HB 21, authored by Rep. Dan Huberty (R-Galveston-Houston), is a school finance bill which was passed out of the House last month, after which it went to the Senate. Last week, Sen. Larry Taylor (R-Galveston-Houston) amended HB 21 by adding a section that establishes a school choice program for special needs students. The TCCB supports HB 21, as amended.

Sen. Taylor chose to add an Education Savings Account (ESA) funding model to HB 21. Under this plan, students can receive an account funded by the state to use on educational expenses. Unused account funds roll-over year to year and can be spent on private school tuition or other educational expenses, such as books, therapy, and tutoring. The Senate Education Committee immediately passed the bill and the full Senate is expected to vote on and pass the bill this week.

After Senate passage, the bill will return to the House. At that point, the bill author – Rep. Huberty – can recommend that the House accept or reject Sen. Taylor’s addition. In either case, the full House will then vote on the bill. If Rep. Huberty recommends compromise, a simple House majority is needed to pass HB 21 into law.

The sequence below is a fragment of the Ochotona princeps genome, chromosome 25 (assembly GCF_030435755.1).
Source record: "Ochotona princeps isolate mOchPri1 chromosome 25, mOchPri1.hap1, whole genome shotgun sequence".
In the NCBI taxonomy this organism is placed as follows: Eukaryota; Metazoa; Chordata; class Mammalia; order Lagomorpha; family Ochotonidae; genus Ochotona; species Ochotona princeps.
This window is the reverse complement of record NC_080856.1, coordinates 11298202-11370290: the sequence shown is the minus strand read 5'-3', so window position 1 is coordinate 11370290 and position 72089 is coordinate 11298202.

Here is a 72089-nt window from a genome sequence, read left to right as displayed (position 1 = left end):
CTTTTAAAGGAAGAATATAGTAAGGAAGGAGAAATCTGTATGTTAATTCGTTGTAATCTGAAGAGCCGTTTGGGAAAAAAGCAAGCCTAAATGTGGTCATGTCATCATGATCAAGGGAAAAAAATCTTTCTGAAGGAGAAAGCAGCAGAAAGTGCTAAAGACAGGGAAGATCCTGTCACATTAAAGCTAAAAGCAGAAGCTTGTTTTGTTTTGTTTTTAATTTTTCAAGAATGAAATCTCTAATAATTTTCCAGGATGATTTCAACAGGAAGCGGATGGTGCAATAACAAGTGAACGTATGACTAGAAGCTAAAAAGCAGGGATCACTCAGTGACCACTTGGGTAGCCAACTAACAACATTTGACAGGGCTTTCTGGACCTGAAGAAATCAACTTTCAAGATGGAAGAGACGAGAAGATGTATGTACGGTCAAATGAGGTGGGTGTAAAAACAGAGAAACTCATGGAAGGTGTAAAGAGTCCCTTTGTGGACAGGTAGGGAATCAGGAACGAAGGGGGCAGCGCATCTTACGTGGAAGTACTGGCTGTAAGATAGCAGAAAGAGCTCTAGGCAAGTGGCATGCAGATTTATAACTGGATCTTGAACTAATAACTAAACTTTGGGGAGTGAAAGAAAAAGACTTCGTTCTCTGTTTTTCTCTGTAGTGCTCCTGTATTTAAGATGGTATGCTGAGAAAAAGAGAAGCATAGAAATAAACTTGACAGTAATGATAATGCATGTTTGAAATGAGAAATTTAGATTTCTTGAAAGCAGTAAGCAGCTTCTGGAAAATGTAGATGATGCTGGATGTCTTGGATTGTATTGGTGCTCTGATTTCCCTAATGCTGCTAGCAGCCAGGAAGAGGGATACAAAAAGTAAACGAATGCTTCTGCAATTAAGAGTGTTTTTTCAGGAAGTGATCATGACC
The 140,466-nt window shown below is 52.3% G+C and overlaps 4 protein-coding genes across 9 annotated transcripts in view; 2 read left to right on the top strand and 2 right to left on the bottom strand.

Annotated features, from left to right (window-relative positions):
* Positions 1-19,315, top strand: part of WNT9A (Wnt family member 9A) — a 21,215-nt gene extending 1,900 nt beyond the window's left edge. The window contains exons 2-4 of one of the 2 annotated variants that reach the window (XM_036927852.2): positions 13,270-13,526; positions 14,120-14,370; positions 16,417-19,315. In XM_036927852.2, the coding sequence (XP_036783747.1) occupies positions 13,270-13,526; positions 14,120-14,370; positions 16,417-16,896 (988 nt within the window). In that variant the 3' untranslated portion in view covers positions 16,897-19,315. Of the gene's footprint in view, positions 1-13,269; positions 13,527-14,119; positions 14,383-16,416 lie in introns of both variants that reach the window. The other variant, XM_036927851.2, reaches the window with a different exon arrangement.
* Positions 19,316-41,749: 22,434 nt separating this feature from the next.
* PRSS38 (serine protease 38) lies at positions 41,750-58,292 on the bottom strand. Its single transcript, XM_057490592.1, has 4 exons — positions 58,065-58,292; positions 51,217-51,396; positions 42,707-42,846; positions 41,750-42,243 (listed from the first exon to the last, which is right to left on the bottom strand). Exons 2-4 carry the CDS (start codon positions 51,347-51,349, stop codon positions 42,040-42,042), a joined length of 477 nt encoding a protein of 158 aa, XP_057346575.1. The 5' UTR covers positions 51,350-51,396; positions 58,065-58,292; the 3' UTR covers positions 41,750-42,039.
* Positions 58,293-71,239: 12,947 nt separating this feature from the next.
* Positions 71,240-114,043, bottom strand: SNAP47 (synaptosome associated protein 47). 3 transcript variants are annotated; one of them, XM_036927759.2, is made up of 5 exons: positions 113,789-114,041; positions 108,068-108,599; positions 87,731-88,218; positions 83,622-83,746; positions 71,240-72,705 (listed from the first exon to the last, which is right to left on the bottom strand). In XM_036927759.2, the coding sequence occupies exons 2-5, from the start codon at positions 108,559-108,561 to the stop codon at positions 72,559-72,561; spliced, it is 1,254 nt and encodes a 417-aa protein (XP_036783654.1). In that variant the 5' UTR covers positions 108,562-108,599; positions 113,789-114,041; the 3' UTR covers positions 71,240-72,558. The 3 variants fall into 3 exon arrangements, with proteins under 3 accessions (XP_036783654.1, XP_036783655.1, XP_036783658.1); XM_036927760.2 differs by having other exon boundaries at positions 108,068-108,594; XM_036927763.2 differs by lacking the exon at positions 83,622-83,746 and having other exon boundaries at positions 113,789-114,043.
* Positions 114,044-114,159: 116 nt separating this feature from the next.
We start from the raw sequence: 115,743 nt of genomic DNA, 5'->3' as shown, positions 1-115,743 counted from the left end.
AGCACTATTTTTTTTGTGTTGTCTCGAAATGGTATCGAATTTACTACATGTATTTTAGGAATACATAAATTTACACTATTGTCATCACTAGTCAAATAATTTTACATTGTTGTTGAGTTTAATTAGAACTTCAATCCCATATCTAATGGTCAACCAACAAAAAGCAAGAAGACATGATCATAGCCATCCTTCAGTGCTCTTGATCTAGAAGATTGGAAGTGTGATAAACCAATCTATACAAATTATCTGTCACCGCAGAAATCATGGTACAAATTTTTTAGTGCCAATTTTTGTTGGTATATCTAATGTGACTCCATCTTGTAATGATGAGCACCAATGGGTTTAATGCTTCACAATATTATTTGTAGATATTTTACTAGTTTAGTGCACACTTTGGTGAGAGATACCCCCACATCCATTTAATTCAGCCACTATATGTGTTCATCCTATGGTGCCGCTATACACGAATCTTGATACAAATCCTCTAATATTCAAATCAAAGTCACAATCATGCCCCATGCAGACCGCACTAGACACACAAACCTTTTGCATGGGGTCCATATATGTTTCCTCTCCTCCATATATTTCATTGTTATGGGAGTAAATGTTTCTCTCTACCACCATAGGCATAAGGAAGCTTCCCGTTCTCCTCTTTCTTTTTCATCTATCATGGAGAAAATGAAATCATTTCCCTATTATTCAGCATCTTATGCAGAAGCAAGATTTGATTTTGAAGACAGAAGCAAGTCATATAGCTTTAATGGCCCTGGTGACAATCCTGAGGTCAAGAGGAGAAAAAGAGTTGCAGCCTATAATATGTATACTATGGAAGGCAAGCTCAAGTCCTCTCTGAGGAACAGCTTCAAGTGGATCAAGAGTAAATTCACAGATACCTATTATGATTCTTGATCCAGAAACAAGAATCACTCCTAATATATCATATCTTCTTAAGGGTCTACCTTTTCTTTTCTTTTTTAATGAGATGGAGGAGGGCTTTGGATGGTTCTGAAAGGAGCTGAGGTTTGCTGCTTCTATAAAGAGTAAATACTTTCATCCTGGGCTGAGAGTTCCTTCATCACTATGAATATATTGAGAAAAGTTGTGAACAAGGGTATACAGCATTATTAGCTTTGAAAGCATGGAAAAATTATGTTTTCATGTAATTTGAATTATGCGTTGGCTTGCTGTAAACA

Call to Action: Currently, HB 21 improves public school finance and establishes parental choice for students with great need. Please contact Rep. Dan Huberty and ask him to compromise with the Senate: 512-463-0520 or dan.huberty@house.texas.gov.

The Texas Tribune:”Senate panel tacks “school choice” provision onto education finance bill

“A Senate committee passed the House’s major school finance reform bill, after adding a controversial provision subsidizing private school tuition for special needs students – a move unlikely to go over well in the House.”

BY ALIYYA SWABY

“*Editor’s note: This story has been updated throughout.
*Correction appended

The Senate Education Committee Thursday passed the House’s major school finance reform bill, after adding a controversial provision subsidizing private school tuition for special needs students – a move unlikely to go over well in the House.

After a few hours of public testimony on the Senate’s version of House Bill 21, the panel voted 7-1 to adopt the bill. The committee’s chairman, and sponsor of the measure, Sen. Larry Taylor, R-Friendswood, said the Senate version would cost much less than the House version – which has been pegged at around $1.6 billion over two years. Public education advocates who expected to speak in favor of HB 21 ended up switching their position to oppose it once they heard it included tuition subsidies for students with disabilities.”